During sleep,  our bodies are busy at work repairing itself, cleansing toxins, reducing inflammation.  And in recent years, research has linked higher risks of brain disorders, diabetes and obesity to sleep deprivation.

People living with dementia are certainly not immune to sleep challenges.  Disturbances can be caused by changes in the brain that cause restlessness,  urine or prostate problems, pain or discomfort, sleeping too much during the day, nightmares or environmental factors (for example external noise or feeling too hot or cold).

As dementia progresses, routine becomes more important to one’s feeling of safety and security.  This is certainly true with evening and bedtime rituals.  Not unlike what all of us should practice, here are a few reminders of what may help prepare for a better night’s sleep:

  • Light exercise in early evening, and wind down 90 minutes before bedtime.  Electronic devices should be minimized.
  • Dozing should be discouraged, as this may make falling asleep even more difficult.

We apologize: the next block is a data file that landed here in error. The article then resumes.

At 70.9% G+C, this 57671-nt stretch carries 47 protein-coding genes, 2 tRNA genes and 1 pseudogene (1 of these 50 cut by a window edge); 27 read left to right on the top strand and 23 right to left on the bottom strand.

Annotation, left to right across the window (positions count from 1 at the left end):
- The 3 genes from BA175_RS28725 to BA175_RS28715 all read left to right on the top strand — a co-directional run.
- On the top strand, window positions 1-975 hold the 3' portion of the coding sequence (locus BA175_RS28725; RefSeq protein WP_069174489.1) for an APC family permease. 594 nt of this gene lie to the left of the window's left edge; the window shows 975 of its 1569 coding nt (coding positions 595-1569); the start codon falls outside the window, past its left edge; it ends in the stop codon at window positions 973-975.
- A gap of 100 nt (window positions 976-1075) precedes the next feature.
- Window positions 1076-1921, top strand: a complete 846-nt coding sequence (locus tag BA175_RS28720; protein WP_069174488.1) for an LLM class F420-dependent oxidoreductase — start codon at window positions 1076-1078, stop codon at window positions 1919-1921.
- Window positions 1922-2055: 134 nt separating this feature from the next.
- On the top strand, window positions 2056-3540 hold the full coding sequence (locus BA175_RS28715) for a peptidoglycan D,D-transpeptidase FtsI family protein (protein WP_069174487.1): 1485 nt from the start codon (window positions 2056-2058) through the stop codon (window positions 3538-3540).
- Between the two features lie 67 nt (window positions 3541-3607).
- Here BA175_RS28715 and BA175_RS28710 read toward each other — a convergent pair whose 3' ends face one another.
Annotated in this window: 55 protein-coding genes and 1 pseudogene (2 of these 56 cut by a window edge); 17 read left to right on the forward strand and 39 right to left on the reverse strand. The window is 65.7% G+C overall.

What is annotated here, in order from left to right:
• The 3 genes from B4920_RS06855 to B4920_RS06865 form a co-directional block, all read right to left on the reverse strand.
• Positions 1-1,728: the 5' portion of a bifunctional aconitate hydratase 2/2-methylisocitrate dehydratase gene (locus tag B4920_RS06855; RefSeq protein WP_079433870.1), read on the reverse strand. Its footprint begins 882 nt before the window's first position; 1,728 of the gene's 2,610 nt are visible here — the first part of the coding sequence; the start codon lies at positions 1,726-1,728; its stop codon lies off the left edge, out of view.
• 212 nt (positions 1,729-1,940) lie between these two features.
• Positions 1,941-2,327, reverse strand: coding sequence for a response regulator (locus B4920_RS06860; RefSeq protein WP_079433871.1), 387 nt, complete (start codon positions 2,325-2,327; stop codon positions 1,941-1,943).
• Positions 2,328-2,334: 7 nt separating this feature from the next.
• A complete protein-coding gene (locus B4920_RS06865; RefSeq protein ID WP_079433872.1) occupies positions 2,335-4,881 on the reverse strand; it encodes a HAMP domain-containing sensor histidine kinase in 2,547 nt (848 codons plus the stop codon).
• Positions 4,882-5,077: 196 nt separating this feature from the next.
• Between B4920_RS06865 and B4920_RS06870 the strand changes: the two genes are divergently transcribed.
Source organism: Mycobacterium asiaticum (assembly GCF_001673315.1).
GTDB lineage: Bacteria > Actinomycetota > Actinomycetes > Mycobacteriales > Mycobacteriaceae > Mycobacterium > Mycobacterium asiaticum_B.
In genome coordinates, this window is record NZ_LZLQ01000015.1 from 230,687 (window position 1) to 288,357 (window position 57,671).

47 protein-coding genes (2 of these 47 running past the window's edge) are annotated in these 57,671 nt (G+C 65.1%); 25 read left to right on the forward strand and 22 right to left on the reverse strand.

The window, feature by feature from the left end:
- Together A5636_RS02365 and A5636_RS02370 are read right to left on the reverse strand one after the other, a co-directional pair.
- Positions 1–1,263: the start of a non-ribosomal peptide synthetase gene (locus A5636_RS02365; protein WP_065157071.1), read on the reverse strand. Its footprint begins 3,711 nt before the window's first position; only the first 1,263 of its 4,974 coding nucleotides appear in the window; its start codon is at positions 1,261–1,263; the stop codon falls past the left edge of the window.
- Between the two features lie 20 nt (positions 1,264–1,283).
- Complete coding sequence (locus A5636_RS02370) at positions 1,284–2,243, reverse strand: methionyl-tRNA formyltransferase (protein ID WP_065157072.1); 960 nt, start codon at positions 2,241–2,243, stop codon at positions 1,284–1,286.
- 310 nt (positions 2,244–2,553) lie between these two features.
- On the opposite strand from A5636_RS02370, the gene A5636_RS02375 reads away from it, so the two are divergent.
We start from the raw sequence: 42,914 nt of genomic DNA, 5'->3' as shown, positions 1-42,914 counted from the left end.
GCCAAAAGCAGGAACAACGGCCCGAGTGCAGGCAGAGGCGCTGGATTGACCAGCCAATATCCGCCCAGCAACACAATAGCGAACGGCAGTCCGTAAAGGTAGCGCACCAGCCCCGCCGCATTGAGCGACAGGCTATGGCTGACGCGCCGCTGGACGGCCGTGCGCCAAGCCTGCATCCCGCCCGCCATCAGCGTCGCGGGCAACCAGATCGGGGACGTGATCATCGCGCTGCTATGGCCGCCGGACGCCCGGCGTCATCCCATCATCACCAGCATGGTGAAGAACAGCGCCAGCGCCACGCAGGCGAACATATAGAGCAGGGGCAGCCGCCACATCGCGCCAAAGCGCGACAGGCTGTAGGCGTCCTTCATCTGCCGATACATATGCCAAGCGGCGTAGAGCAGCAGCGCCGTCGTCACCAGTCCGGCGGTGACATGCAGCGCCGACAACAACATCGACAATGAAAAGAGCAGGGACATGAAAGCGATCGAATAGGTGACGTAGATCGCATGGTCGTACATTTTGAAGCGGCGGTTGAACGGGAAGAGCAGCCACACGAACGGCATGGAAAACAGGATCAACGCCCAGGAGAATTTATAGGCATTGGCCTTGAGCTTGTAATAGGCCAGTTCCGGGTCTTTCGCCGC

• Avoid tea, coffee, sodas or alcohol should be discouraged, as all of these can have an opposite effect, especially for someone living with dementia.
  • Make sure bed and room temperature is comfortable (cooler is generally better than warmer).
  • A regular routine of listening to soft music, a light back rub or applying aromatherapy lotion may be very helpful in creating a calming atmosphere that may induce sleepiness.

As more holistic therapies for sleep are ushered into person-centered care practices, less use of pharmacological aids will be needed.  Side effects of sleep-inducing drugs can have negative consequences on quality of life for those living with dementia and their care partners.

Pam Brandon is President/Founder of AGE-u-cate® Training Institute.  Their groundbreaking program Compassionate Touch® is a practical and feasible means to reduce behavioral and psychological symptoms of dementia and crete positive engagement of elder, staff and family caregivers.  

www.AGEucate.com